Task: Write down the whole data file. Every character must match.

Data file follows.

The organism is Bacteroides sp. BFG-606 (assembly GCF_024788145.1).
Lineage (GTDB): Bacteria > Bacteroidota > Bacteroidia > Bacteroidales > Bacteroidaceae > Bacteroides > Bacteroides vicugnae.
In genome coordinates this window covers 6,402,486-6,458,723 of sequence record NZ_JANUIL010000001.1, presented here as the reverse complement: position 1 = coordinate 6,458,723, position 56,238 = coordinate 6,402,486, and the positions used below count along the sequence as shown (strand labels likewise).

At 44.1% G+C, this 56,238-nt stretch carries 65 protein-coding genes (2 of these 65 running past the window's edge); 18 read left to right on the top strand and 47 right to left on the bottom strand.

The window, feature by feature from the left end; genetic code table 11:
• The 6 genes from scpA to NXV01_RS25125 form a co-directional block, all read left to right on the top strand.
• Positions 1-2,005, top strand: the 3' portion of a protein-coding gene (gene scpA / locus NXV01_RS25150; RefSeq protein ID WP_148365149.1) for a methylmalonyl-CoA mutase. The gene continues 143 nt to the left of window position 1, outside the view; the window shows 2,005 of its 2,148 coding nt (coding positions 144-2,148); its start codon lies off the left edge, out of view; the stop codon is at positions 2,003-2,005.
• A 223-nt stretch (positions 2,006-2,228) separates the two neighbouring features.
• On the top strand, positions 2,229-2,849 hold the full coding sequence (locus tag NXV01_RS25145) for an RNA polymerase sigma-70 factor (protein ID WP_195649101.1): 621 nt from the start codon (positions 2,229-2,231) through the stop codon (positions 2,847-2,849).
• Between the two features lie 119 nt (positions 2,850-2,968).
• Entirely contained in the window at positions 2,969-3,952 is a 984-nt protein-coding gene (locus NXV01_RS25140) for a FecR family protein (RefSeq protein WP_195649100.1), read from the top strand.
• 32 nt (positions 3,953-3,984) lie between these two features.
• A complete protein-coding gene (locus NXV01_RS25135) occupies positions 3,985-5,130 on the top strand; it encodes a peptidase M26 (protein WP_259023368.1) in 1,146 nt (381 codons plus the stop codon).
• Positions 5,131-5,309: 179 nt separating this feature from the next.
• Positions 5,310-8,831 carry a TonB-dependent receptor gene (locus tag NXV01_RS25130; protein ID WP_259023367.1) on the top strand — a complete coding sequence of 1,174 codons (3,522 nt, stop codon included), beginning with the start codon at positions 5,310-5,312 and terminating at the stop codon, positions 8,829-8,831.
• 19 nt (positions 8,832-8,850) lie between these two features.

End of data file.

The organism is Bacteroides sp. BFG-606 (assembly GCF_024788145.1).
Lineage (GTDB): Bacteria > Bacteroidota > Bacteroidia > Bacteroidales > Bacteroidaceae > Bacteroides > Bacteroides vicugnae.
In genome coordinates this window covers 6,402,486-6,458,723 of sequence record NZ_JANUIL010000001.1, presented here as the reverse complement: position 1 = coordinate 6,458,723, position 56,238 = coordinate 6,402,486, and the positions used below count along the sequence as shown (strand labels likewise).

At 44.1% G+C, this 56,238-nt stretch carries 65 protein-coding genes (2 of these 65 running past the window's edge); 18 read left to right on the top strand and 47 right to left on the bottom strand.

The window, feature by feature from the left end; genetic code table 11:
• The 6 genes from scpA to NXV01_RS25125 form a co-directional block, all read left to right on the top strand.
• Positions 1-2,005, top strand: the 3' portion of a protein-coding gene (gene scpA / locus NXV01_RS25150; RefSeq protein ID WP_148365149.1) for a methylmalonyl-CoA mutase. The gene continues 143 nt to the left of window position 1, outside the view; the window shows 2,005 of its 2,148 coding nt (coding positions 144-2,148); its start codon lies off the left edge, out of view; the stop codon is at positions 2,003-2,005.
• A 223-nt stretch (positions 2,006-2,228) separates the two neighbouring features.
• On the top strand, positions 2,229-2,849 hold the full coding sequence (locus tag NXV01_RS25145) for an RNA polymerase sigma-70 factor (protein ID WP_195649101.1): 621 nt from the start codon (positions 2,229-2,231) through the stop codon (positions 2,847-2,849).
• Between the two features lie 119 nt (positions 2,850-2,968).
• Entirely contained in the window at positions 2,969-3,952 is a 984-nt protein-coding gene (locus NXV01_RS25140) for a FecR family protein (RefSeq protein WP_195649100.1), read from the top strand.
• 32 nt (positions 3,953-3,984) lie between these two features.
• A complete protein-coding gene (locus NXV01_RS25135) occupies positions 3,985-5,130 on the top strand; it encodes a peptidase M26 (protein WP_259023368.1) in 1,146 nt (381 codons plus the stop codon).
• Positions 5,131-5,309: 179 nt separating this feature from the next.
• Positions 5,310-8,831 carry a TonB-dependent receptor gene (locus tag NXV01_RS25130; protein ID WP_259023367.1) on the top strand — a complete coding sequence of 1,174 codons (3,522 nt, stop codon included), beginning with the start codon at positions 5,310-5,312 and terminating at the stop codon, positions 8,829-8,831.
• 19 nt (positions 8,832-8,850) lie between these two features.